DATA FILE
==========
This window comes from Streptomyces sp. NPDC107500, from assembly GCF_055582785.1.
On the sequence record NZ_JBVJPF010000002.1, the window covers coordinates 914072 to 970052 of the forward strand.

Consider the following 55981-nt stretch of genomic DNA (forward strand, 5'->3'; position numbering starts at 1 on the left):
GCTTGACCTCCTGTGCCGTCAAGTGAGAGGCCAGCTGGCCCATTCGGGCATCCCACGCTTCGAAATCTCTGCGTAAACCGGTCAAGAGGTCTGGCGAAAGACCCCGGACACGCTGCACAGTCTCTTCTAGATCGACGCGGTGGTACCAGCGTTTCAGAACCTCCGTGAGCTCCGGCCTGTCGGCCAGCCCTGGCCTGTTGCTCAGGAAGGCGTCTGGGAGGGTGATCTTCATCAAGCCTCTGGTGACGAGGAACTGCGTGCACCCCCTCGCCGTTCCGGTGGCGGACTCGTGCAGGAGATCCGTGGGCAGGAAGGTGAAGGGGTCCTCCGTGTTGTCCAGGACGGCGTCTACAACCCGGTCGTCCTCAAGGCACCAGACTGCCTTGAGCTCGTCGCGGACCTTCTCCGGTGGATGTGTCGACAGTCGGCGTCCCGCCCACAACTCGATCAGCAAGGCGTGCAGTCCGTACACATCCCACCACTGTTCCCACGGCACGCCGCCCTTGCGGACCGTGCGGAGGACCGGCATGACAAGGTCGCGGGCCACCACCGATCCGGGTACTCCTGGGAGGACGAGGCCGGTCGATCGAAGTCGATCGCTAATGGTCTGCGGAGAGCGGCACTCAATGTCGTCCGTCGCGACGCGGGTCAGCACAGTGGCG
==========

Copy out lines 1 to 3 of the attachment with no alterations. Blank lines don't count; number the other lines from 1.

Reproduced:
This window comes from Streptomyces sp. NPDC107500, from assembly GCF_055582785.1.
On the sequence record NZ_JBVJPF010000002.1, the window covers coordinates 914072 to 970052 of the forward strand.

Consider the following 55981-nt stretch of genomic DNA (forward strand, 5'->3'; position numbering starts at 1 on the left):